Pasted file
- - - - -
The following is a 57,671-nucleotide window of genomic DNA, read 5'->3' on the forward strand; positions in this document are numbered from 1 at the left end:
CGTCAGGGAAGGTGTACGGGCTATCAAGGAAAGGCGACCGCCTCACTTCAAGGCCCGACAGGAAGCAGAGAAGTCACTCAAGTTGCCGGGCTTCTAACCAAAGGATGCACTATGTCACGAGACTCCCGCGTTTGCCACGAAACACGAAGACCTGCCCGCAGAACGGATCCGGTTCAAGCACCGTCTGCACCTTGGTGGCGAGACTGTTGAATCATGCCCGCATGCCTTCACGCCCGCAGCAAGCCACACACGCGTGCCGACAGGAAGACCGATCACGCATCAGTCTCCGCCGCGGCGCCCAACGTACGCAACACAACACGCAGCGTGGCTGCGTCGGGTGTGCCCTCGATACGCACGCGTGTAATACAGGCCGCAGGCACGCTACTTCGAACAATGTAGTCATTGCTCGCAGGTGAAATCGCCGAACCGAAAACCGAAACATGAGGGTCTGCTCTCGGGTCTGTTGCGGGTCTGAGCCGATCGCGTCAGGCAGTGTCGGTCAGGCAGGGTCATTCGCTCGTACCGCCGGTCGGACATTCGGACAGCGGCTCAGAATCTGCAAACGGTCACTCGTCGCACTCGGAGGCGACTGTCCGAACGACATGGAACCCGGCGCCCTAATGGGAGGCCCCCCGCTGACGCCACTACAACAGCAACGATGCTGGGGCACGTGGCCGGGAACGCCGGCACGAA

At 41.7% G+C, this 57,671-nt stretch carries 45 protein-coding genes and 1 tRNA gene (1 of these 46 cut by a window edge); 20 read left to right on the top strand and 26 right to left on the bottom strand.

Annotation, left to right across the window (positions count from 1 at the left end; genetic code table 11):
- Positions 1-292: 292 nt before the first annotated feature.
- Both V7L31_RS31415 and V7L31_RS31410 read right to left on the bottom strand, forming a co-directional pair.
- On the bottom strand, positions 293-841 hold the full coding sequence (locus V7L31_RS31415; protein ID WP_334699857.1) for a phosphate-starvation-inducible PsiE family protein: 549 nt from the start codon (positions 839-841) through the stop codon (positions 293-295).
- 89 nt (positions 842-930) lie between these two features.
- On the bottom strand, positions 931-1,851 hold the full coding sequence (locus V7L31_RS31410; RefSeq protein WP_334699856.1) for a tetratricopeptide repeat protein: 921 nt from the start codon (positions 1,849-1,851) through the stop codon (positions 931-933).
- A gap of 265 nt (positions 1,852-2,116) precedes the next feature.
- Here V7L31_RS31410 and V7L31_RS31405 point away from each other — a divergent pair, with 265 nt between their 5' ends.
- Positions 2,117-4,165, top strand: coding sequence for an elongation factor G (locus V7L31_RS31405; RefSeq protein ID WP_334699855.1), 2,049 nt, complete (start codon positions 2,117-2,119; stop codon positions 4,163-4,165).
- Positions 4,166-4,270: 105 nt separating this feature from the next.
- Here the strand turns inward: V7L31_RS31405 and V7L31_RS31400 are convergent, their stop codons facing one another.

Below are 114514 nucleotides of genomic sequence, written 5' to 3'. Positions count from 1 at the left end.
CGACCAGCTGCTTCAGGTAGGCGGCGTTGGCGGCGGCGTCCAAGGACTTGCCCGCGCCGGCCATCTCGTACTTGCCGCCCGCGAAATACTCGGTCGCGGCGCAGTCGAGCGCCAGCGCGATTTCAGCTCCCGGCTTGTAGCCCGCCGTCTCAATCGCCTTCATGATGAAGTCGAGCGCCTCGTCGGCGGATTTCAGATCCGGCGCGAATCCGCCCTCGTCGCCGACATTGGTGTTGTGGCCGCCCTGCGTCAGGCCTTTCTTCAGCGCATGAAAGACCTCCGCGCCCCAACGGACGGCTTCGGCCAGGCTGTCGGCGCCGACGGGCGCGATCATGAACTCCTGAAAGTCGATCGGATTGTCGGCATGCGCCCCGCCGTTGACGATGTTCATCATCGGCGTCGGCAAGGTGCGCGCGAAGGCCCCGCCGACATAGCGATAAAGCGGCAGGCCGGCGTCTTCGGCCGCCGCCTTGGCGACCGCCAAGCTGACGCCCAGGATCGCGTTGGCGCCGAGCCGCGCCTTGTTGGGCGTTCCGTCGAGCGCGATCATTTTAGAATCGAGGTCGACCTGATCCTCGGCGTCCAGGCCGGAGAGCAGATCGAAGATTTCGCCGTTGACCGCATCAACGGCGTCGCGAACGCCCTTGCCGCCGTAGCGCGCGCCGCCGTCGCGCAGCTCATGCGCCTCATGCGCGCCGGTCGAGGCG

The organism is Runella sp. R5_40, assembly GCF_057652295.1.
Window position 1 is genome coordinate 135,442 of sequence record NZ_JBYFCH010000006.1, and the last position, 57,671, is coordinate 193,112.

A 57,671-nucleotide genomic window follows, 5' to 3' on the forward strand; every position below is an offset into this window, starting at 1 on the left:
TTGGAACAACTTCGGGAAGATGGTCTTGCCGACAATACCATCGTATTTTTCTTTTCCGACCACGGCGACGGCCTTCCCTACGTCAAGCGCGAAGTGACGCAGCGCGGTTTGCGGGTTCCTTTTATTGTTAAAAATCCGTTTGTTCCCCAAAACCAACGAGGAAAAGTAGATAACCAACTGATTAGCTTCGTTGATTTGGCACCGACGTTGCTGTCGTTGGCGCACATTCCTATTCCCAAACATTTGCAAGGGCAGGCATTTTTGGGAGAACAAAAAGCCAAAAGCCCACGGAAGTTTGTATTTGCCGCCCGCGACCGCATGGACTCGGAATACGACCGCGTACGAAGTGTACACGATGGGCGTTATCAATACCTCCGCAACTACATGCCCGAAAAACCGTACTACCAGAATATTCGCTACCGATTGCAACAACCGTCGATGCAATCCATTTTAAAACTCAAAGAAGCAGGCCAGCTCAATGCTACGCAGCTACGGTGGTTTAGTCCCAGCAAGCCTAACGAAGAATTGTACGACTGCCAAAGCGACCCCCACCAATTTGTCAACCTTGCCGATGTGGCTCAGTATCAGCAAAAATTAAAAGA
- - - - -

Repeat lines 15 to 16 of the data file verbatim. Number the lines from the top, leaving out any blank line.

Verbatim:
Below are 114514 nucleotides of genomic sequence, written 5' to 3'. Positions count from 1 at the left end.
CGACCAGCTGCTTCAGGTAGGCGGCGTTGGCGGCGGCGTCCAAGGACTTGCCCGCGCCGGCCATCTCGTACTTGCCGCCCGCGAAATACTCGGTCGCGGCGCAGTCGAGCGCCAGCGCGATTTCAGCTCCCGGCTTGTAGCCCGCCGTCTCAATCGCCTTCATGATGAAGTCGAGCGCCTCGTCGGCGGATTTCAGATCCGGCGCGAATCCGCCCTCGTCGCCGACATTGGTGTTGTGGCCGCCCTGCGTCAGGCCTTTCTTCAGCGCATGAAAGACCTCCGCGCCCCAACGGACGGCTTCGGCCAGGCTGTCGGCGCCGACGGGCGCGATCATGAACTCCTGAAAGTCGATCGGATTGTCGGCATGCGCCCCGCCGTTGACGATGTTCATCATCGGCGTCGGCAAGGTGCGCGCGAAGGCCCCGCCGACATAGCGATAAAGCGGCAGGCCGGCGTCTTCGGCCGCCGCCTTGGCGACCGCCAAGCTGACGCCCAGGATCGCGTTGGCGCCGAGCCGCGCCTTGTTGGGCGTTCCGTCGAGCGCGATCATTTTAGAATCGAGGTCGACCTGATCCTCGGCGTCCAGGCCGGAGAGCAGATCGAAGATTTCGCCGTTGACCGCATCAACGGCGTCGCGAACGCCCTTGCCGCCGTAGCGCGCGCCGCCGTCGCGCAGCTCATGCGCCTCATGCGCGCCGGTCGAGGCG